Tuesday 16 October 2018

'Losing derby hurts but fans will feel it more than us'

Phelan's dream was to play for City but United ruled Manchester

Former Ireland international Terry Phelan in action for Manchester City
Former Ireland international Terry Phelan in action for Manchester City
Terry Phelan chasing Manchester United winger Ryan Giggs during a derby clash at Maine Road back in 1993

Even through the mists of time, he can remember the chocolate bars.

It's November 1993, Manchester United have just been knocked out of the Champions League, by Turkish side Galatasaray. Their next game is the Manchester derby, and the City fans had a plan.

"Our supporters all brought Turkish Delight bars to the game, to throw them at the United players," says former Ireland international Terry Phelan, a Manchester City fan who got to play for the club from 1992-95.

That derby game didn't go in Phelan's favour as City lost 3-2, having led 2-0, Roy Keane scoring the winner, so the Turkish Delight jokes fell flat.

And the Manchester derby fixture, in general, didn't go Phelan's way: he played for City against United five times, one draw and four defeats, and losing to United was something he had to just endure.

"I don't think I ever beat Manchester United in all the years I played against them, they were just a bogey team for me," recalls Phelan, who made 143 Premier League appearances with City, Chelsea and Everton.

But the derby was a big deal to him and this weekend he will watch on TV from his current base, Kerala in India.

"I'm still a City fan," he told The Herald. "It's great for Manchester that you have two of the biggest clubs in the world fighting for the league, top of the table, two massive managers.

"And it's not in London, it's in Manchester, the place I grew up. I'm a proud Mancunian, I like what the two clubs and the two managers are doing.

"I just hope City can tip the scales, the front five can really get at United, but I do have a fear that United will park the bus and they are likely to scrape one."

Phelan, capped 42 times by Ireland, grew up supporting City and his 1992 move from Wimbledon gave him the chance to play in the derby. In his first taste of the fixture, compatriot Niall Quinn scored for City but they lost 2-1, Quinn scoring again in a 1-1 draw later that season. The following season (1993/94) produced one of the great derby games, that 3-2 win for United post-Galatasaray. "We played a 3-5-2 and we were 2-0 up, Niall Quinn scored two, I think I set one of them up for him. It was a brilliant atmosphere," says Phelan.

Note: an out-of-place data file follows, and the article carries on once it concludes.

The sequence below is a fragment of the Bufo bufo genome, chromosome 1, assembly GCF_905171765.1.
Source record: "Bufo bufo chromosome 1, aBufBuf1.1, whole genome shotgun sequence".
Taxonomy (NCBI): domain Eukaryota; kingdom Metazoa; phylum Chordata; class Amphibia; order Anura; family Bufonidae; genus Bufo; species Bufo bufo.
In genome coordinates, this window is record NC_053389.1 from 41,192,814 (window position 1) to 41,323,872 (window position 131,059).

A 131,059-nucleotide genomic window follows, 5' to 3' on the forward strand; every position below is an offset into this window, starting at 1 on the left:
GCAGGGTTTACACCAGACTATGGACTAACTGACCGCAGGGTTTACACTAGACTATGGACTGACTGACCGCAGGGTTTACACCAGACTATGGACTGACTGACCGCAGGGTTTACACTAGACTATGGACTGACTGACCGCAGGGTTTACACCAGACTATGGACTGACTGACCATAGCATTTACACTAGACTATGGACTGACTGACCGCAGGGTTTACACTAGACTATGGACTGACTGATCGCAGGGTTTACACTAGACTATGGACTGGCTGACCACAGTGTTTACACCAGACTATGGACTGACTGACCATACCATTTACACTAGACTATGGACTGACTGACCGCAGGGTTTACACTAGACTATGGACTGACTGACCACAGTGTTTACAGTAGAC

"We were leading 2-0 at half time, we turned to the gaffer (Brian Horton) and we said that we needed to change it as they were going to come at us in the second half, they are going to get a bollocking from Fergie, they will come out and throw everything at us. We wanted to play a rigid 4-4-2.


"But we succumbed to their pressure, they got it back to 2-2 and then Roy Keane scored the winner with a couple of minutes left. We had them by the throat and we let them go.

"The defeats in the derby hurt as I was a City fan. I was very competitive, I hated losing a game of head tennis, but losing the derby to United, that was tough.

"But it hurt the fans more, they had to go into work on the Monday morning and face their mates who were United supporters. Players can dust themselves down and get on with it but it's harder for fans." And Keane reminded Phelan of the win the next time they met on international duty. "Roy had a smile on his face, he just said 'sorry I had to score'," says Phelan.

What's remarkable about those derby games is the local nature of the game: in Phelan's first derby (December 1992), only one player from the 22 starting players came from outside Britain or Ireland (Peter Schmiechel).

When the sides last met in the league, 13 different nationalties took part, just three from England.

Before, Quinn and Phelan took on Irwin and Keane; an Irishman has not played in this fixture since 2011 (John O'Shea).

"You had mainly British and Irish boys playing, Manchester lads playing so I think it meant more," says Phelan. "And with the managers under so much pressure, I can't see them playing a Ryan Giggs at 17 in a derby now, I don't think they can do that."

And what of Sunday? "If anyone is going to beat City, it's United, and I say that as a City fan," says Phelan.

"They are the only ones who can beat this City side as Mourinho has the knack, he has the players, he has a bit of steel in the side now, they have momentum.

"I think Pep will be more scared of United than any other team."

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